Pediatric Ward Medical Student Presentations: The Good & The
A complete History and Physical must be obtained with the resident
on the floor and written up for Dr. Miller and the teaching resident.
Presentation of morning rounds must be focused and concise. Specifically:
- Give a one-line introduction with: age, sex, diagnosis(es)
- Brief HPI with chief complaint, length and type of symptoms,
medical interventions (if any)
- ER course: Vital signs, exam in ER, interventions
- Floor course: Exam if different from ER, interventions
- Your plan: Medical management, studies required, etc.
Concise, effective presentations are very difficult to synthesize.
To help you do this, use the intern who is assigned to the patient
to figure out what information is pertinent, and give a trial run
of your presentation to him or her.
You should practice your presentation and time yourself. The goal
is less than two minutes! Remember to include what you feel are
the PERTINENT positives and negatives. Your senior resident will
ask specific focused questions if they require more information.
Again, let me emphasize that we realize this is a difficult task.
If you feel uncomfortable or unsure, talk to one of the seniors
on your team and they can guide you through your specific areas
This is a three year old cute little girl who has been having a
hard time breathing for awhile now. She has a doctor who manages
her asthma with a bunch of different medicines but things weren't
going so well, so she came to the ER with her Mother, sister, and
baby doll, Mrs. Bigglesworth. Apparently, she has been in the hospital
before with this and mom says she misses a lot of her preschool
because of her wheezing. Mom things that she is worse in the spring
but she was a little fuzzy on that point. So today after ballet
class mom saw that Sissy was breathing hard and they decided to
go to the ER after getting Mr. Misty at the DQ on the way, by the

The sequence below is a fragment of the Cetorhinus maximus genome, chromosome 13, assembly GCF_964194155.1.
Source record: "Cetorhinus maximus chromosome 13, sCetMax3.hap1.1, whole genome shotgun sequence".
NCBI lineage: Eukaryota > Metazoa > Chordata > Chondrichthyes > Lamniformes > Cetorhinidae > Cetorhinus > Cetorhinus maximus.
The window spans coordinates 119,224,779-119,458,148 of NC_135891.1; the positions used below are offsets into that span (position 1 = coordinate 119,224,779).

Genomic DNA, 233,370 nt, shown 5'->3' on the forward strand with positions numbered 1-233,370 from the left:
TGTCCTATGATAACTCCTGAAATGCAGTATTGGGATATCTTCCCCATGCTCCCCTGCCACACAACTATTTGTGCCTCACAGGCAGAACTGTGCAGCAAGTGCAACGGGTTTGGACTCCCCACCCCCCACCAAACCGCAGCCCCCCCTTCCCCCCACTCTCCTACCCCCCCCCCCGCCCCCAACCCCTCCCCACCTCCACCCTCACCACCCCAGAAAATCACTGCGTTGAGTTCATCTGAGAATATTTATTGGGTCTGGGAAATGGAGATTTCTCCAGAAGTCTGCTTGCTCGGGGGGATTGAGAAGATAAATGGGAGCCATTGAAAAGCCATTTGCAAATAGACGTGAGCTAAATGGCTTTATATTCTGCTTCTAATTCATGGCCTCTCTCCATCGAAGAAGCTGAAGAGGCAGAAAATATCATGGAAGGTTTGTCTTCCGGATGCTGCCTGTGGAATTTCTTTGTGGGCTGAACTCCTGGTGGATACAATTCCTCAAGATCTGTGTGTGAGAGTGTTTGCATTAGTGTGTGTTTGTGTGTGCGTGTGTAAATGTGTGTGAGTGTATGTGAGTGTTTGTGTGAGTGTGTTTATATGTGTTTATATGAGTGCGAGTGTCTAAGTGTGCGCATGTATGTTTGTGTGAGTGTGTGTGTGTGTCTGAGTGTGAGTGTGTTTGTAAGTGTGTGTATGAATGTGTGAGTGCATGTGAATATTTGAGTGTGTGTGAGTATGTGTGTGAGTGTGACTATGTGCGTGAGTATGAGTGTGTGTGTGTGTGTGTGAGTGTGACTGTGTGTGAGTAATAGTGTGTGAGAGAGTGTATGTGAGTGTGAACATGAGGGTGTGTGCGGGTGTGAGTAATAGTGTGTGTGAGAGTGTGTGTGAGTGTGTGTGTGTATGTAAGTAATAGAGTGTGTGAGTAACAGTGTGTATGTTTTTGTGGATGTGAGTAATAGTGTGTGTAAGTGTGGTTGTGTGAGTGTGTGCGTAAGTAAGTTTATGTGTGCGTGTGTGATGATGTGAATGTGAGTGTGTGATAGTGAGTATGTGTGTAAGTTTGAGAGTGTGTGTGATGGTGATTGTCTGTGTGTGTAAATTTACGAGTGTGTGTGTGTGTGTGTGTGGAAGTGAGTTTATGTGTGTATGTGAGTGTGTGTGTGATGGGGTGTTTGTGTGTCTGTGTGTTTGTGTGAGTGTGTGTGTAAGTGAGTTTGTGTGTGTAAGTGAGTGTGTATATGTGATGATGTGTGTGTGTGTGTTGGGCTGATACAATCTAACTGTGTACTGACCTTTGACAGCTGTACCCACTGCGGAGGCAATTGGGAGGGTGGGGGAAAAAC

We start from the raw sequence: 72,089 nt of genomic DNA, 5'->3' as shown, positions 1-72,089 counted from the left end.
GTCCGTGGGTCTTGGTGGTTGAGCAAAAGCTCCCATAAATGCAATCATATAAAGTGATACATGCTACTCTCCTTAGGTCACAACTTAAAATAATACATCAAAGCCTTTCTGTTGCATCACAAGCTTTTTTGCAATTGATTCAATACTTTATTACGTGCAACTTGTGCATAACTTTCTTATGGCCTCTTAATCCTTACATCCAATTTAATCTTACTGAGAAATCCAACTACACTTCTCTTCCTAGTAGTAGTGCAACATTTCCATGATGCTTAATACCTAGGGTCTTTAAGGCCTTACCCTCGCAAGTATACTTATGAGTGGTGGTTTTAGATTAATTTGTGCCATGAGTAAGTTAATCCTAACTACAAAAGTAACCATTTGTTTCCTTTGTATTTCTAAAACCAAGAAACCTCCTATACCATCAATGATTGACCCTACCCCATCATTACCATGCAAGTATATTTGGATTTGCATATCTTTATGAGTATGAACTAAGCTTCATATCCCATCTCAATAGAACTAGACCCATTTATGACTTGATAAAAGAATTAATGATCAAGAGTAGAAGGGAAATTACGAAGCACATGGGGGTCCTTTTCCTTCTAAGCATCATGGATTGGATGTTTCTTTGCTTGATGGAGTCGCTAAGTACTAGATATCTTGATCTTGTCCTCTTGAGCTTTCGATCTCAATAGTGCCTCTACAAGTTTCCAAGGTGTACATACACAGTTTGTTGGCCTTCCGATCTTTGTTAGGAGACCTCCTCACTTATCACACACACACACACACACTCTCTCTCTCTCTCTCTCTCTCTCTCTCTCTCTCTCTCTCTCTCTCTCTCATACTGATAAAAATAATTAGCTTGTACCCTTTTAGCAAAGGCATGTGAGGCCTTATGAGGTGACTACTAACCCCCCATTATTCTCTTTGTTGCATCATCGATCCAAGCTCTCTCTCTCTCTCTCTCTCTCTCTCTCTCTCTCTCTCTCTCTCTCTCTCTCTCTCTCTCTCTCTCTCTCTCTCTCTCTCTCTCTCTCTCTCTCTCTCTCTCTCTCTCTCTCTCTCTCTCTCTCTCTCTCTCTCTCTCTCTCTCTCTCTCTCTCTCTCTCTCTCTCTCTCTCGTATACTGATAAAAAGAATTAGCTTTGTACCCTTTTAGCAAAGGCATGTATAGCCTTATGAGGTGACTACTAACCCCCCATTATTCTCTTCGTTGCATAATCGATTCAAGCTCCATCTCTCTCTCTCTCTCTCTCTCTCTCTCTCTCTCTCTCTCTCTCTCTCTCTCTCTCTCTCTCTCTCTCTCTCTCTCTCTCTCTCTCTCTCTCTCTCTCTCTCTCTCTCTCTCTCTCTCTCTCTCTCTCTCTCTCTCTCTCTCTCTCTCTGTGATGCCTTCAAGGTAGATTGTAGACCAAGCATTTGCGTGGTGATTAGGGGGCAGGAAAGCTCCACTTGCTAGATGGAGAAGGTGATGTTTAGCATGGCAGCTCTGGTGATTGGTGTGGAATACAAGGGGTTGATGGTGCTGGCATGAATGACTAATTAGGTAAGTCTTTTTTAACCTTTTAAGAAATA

way Sissy got blueberry which worried the ER staff who initially
thought she was cyanotic. Anyway, in the ER she was breathing fast
and working hard so she was given Albuterol nebs and some prednisone
which she vomited twice so she was enrolled in Steve Gordon's asthma
study and given Dexamethasone. She was OK on q2 nebs so she came
to the floor where she is still on q2 but looking a little better.
Here on the floor, she was breathing around 68 breaths per minute
and was having a hard time talking but she looked otherwise well
and in no distress. Her immunizations are all current but mom is
not sure if she should get the new heptavalent pneumovax. Currently,
mom says that she can talk in five word phrases and she easily walks
up and down stairs unassisted. Her exam on the floor is as follows.
HR 118, RR 50, BP 111/68, head circumference 50 cm. Today, I think
we should consider spacing her nebs to q3 hours in preparation for
early morning discharge tomorrow since I know we are in a bed crunch.
This is a three year old moderate-severe asthmatic female who presented
to the ER at 8 pm last night after having an increased work of breathing
for one day that was refractory to Albuterol q3 at home. This is
her fourth hospital admission, no PICU admissions, and no intubations.
Her home regiment includes Albuterol nebs PRN, Flovent 44 mcg with
spacer and mask BID and PO prednisone PRN severe exacerbation. Her
triggers include cats, seasonal allergies and cold weather. Her
mother and brother are also sever asthmatics.
In the ER, her respiratory rate was 68 and her O2 sat 90% on room
air. Her exam revealed diffuse wheezing and pan retractions but
was otherwise unremarkable. She was given IM Dexamethasone as per
Dr. Gordon's protocol; Albuterol with Atrovent times three then
two Albuterol nebs q2. Her respiratory distress improved significantly
and she was admitted to 10 South for further management.
On the floor her respiratory rate was between 35-40, O2 sat greater
than 98% with 1 liter nasal cannula O2, wt=14 kg (59th %). She continues
to have diffuse wheezing but now has only a little nasal flaring.
She continues on Albuterol q2 but appears to be in less distress
Today, I want to continue her nebs at q2, continue her steroid
regimen and get Pulmonary to consult for asthma teaching.